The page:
I recently purchased a 1995 Civic VX with 120K miles on it. The car is a diamond in the rough and is 100% stock. So far I really like it and the FE has been respectable.
My first tank driving roughly 65mph on the freeway resulted in 43mpg with the correction for 175/70/13 tire size. From what I gather my FE could be better.
The previous owner had 175 size tires on the car at roughly 30psi and used 10-40W conventional oil. The tires were recently replaced with Sumitumo HTR T4 LRR tires at 50PSI at the OEM size. The ride and traction aren't too bad despite the high tire pressure. The spark plugs were replaced with the proper NGK V-power. Additionally, I'm planning to change the engine oil to synthetic 5-20W. Overall, the engine runs very well.
The clutch is getting replaced in the near future and the gearbox will be synthetic as well. I realize that the tires still need to break in, but I suspect this tank will be better than the last tank despite more city driving. I'm still getting used to the tall gear ratios as well.
I'm hoping to break 50MPG on a regular basis with mixed driving. The catch is that I have a California VX and from what I gather I'm losing roughly 4MPG. I suspect the CA VX does not run as lean in order to produce less NOx. I currently have a four-wire O2 sensor and would need to chase down a five-wire O2 as well as a 49-state ECU.
Is that all that I would need to change? If anyone has personal experience converting to the 49-state version I'd love to hear from you.
Have people had good success with monitoring their lean burn mode? I know it is easy to set something up with a multimeter, but I'm wondering how much it actually helps MPG-wise if you can watch when the car steps out of learn burn mode. Watching the number changed is one thing, but can you get results?
I'd to be interested to hear any other means of obtaining better mileage without significant effort and/or mods. At this point a boat-tail, pulse and glide, driving at a max of 40MPH, etc. would be difficult. I do glide down longer hills in neutral.
I look forward to hearing everyone's replies. I know there are a number of experienced VX owners on the forum!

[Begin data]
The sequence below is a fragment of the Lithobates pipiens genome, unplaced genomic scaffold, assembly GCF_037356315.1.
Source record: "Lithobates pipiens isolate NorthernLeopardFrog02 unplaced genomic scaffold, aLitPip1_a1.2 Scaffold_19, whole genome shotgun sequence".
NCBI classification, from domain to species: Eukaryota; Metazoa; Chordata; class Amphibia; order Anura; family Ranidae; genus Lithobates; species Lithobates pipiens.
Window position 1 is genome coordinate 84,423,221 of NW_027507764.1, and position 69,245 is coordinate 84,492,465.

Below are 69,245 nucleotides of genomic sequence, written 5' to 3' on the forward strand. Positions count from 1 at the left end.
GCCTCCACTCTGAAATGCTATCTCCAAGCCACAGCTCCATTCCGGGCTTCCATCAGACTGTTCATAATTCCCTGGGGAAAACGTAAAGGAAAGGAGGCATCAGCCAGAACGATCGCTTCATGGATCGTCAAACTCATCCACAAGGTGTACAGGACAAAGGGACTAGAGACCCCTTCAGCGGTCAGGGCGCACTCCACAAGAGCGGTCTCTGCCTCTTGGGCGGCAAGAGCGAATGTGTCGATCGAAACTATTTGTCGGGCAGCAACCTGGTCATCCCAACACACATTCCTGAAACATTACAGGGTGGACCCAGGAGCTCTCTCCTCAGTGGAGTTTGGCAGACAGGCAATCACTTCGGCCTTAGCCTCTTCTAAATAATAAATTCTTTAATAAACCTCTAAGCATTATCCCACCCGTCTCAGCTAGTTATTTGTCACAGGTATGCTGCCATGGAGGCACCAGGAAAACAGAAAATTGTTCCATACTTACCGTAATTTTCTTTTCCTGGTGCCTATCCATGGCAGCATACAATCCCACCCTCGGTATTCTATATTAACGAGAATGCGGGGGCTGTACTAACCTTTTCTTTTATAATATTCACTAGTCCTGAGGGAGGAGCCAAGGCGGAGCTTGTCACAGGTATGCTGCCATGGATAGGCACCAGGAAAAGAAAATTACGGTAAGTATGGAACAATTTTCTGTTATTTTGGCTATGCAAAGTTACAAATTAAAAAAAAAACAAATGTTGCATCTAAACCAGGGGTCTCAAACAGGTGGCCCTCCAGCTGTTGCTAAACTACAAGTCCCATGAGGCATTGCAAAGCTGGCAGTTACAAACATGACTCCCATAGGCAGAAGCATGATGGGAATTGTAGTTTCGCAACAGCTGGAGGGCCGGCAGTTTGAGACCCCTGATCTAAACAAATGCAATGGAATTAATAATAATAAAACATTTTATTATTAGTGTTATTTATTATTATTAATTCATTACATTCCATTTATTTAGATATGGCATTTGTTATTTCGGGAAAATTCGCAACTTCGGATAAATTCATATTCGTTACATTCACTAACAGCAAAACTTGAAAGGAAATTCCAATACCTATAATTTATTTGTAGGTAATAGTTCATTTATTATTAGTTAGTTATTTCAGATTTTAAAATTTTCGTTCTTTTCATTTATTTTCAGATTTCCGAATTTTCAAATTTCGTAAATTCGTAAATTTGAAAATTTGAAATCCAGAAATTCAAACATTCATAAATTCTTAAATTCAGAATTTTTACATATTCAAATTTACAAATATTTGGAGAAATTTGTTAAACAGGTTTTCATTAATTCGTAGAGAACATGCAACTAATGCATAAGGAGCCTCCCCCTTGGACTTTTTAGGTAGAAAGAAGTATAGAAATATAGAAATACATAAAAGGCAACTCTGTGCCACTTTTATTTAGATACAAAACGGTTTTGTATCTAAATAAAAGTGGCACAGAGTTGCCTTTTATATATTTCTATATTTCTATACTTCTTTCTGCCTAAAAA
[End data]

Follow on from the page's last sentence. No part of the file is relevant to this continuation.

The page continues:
The Honda VX is a winner, even the California Version. I don't have a VX, but I have considered adapting my Civic. The conversion to a 49 state version involves the items you identified. I know in the HF's that they had a different transmission for the 49 state vs. California, as well as a high altitude version. I don't know if the VX also has different gearing or not.
The 5 wire oxygen sensor, using a voltmeter or something to monitor, does seem to enable people to better know when and how the car is going into it's lean burn mode. You could accomplish pretty much the same thing with a scan gauge or similar type tool, since your fuel use would drop significantly.
The down sides are: First the 5 wire sensors are a fairly rare item and probably as a consequence fairly pricey. The prices vary anywhere from $150-$350, leaning more towards the $350.
Second, the ecu, 5 wire sensor and lean burn modes seem to be pretty sensitive to a lot more issues with engine sensors and so forth, compared to the 4 wire sensor ecu.
You could, or should, in principal at least be able to pick up the 2-4 mpg difference, or at least some of it, if the transmissions gearing is different, if you were to change those things. I don't know if their are other items the 5 wire ecu might need, as well. Against that you have to trade off the cost of the 5 wire sensor, the ecu and the challenges of getting it to all run right.
In my perspective, unless your driving a phenomenal amount of miles, or unless you just want to do it, to prove to yourself it can be done, or you get some personal satisfaction from it, I don't think the mileage improvement can be justified, from a fuel savings standpoint. From what I've read on here about the 5 wire VX's, when they work they are great, when they don't it can get pricey and very exasperating.
Additionally with the new LLR tires I averaged 49MPG across my most recent tank with a significant amount of city driving. A drastic improvement when compared to my 43MPG for the previous tank with lots of freeway driving. It turns out that tires do matter!
Does anyone have an idea of what an 49-state ECU costs and where one can easily be obtained? Does it matter if the car did or did not have air conditioning? My car has AC. I've heard they are fairly cheap given that turners pull so many of the engines.
Thanks! I had read a couple of the links, but missed a few good ones as well. I'll take a look at the ECU. Will any 49-state ECU work or are there details that I needed to be concerned with? I'm wondering how difficult it is work out the wiring for the five-wire O2 where it meets the ECU. Perhaps this addressed in your mentioned thread on the subject. The additional wire on the O2 side should not be too difficult.
I may have found a very good deal on a used five-wire O2 sensor. I'm wondering if O2 sensors tend to degrade with time or is it binary in the sense that it either works or it doesn't?
I?m hoping to break 50MPG on a regular basis with mixed driving. The catch is that I have a California VX and from what I gather I?m losing roughly 4MPG. I suspect the CA VX does not run as lean in order to produce less NOx. I currently have a four-wire O2 sensor and would need to chase down a five-wire O2 as well as a 49-state ECU.
Here is a 5 wire sensor. $371 tho. 5 wire oxygen sensor search on that page "5 wire" to locate it from the list.
>>If anyone has personal experience converting to the
>>49-state version I’d love to hear from you.
I converted mine. You need the 49-state ECU and and L1H1 off of ebay. Get the o2 wiring swap right though... check the other appends and you'l see the wiring connections. I promised a DIY but that never happended....